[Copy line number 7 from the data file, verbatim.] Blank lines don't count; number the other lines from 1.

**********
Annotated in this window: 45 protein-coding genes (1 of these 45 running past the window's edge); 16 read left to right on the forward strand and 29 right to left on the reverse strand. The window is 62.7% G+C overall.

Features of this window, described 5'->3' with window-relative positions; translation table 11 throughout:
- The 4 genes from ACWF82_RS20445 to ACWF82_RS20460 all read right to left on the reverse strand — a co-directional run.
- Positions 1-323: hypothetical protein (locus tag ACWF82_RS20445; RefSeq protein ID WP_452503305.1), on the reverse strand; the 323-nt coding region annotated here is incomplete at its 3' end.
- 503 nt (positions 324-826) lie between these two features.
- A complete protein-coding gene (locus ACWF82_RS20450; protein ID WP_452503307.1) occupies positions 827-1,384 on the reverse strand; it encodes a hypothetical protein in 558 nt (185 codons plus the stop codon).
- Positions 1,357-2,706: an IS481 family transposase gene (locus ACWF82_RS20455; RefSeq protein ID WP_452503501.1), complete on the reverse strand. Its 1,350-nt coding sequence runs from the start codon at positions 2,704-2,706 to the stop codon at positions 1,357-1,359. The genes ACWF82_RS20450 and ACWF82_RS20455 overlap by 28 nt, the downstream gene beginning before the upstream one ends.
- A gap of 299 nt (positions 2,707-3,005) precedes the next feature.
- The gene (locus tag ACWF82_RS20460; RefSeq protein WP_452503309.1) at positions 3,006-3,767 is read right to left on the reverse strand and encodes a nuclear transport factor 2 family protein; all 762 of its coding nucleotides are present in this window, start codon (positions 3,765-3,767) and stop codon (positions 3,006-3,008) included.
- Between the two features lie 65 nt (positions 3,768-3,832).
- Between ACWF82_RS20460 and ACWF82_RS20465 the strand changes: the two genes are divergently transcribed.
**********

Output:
- Positions 1,357-2,706: an IS481 family transposase gene (locus ACWF82_RS20455; RefSeq protein ID WP_452503501.1), complete on the reverse strand. Its 1,350-nt coding sequence runs from the start codon at positions 2,704-2,706 to the stop codon at positions 1,357-1,359. The genes ACWF82_RS20450 and ACWF82_RS20455 overlap by 28 nt, the downstream gene beginning before the upstream one ends.